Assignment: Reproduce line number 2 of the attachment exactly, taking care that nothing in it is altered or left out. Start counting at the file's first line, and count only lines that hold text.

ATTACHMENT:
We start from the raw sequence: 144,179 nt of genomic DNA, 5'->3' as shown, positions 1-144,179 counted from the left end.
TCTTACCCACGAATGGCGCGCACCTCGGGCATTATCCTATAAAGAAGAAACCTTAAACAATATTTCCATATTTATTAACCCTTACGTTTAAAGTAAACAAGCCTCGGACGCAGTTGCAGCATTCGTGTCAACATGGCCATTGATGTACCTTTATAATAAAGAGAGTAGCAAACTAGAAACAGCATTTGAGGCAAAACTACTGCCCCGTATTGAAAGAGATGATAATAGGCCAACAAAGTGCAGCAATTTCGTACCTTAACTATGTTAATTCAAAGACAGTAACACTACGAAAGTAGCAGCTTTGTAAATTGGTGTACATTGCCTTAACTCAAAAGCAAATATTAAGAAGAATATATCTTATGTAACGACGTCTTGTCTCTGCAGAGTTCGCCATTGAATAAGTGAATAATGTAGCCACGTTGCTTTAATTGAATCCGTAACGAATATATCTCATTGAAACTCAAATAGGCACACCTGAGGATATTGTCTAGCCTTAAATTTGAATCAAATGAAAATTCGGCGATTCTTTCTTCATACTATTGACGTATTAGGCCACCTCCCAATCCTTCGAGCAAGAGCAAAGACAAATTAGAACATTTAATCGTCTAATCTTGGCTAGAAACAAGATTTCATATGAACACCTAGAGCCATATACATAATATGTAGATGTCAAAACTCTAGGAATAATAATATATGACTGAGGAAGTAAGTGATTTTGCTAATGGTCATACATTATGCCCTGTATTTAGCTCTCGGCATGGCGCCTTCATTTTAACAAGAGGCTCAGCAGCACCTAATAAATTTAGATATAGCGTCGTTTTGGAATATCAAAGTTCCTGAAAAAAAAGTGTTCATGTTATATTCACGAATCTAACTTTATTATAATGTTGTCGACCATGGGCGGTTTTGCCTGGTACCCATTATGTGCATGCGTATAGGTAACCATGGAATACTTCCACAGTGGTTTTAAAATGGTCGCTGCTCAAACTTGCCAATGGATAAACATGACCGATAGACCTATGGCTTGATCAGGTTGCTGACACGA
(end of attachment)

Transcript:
TCTTACCCACGAATGGCGCGCACCTCGGGCATTATCCTATAAAGAAGAAACCTTAAACAATATTTCCATATTTATTAACCCTTACGTTTAAAGTAAACAAGCCTCGGACGCAGTTGCAGCATTCGTGTCAACATGGCCATTGATGTACCTTTATAATAAAGAGAGTAGCAAACTAGAAACAGCATTTGAGGCAAAACTACTGCCCCGTATTGAAAGAGATGATAATAGGCCAACAAAGTGCAGCAATTTCGTACCTTAACTATGTTAATTCAAAGACAGTAACACTACGAAAGTAGCAGCTTTGTAAATTGGTGTACATTGCCTTAACTCAAAAGCAAATATTAAGAAGAATATATCTTATGTAACGACGTCTTGTCTCTGCAGAGTTCGCCATTGAATAAGTGAATAATGTAGCCACGTTGCTTTAATTGAATCCGTAACGAATATATCTCATTGAAACTCAAATAGGCACACCTGAGGATATTGTCTAGCCTTAAATTTGAATCAAATGAAAATTCGGCGATTCTTTCTTCATACTATTGACGTATTAGGCCACCTCCCAATCCTTCGAGCAAGAGCAAAGACAAATTAGAACATTTAATCGTCTAATCTTGGCTAGAAACAAGATTTCATATGAACACCTAGAGCCATATACATAATATGTAGATGTCAAAACTCTAGGAATAATAATATATGACTGAGGAAGTAAGTGATTTTGCTAATGGTCATACATTATGCCCTGTATTTAGCTCTCGGCATGGCGCCTTCATTTTAACAAGAGGCTCAGCAGCACCTAATAAATTTAGATATAGCGTCGTTTTGGAATATCAAAGTTCCTGAAAAAAAAGTGTTCATGTTATATTCACGAATCTAACTTTATTATAATGTTGTCGACCATGGGCGGTTTTGCCTGGTACCCATTATGTGCATGCGTATAGGTAACCATGGAATACTTCCACAGTGGTTTTAAAATGGTCGCTGCTCAAACTTGCCAATGGATAAACATGACCGATAGACCTATGGCTTGATCAGGTTGCTGACACGA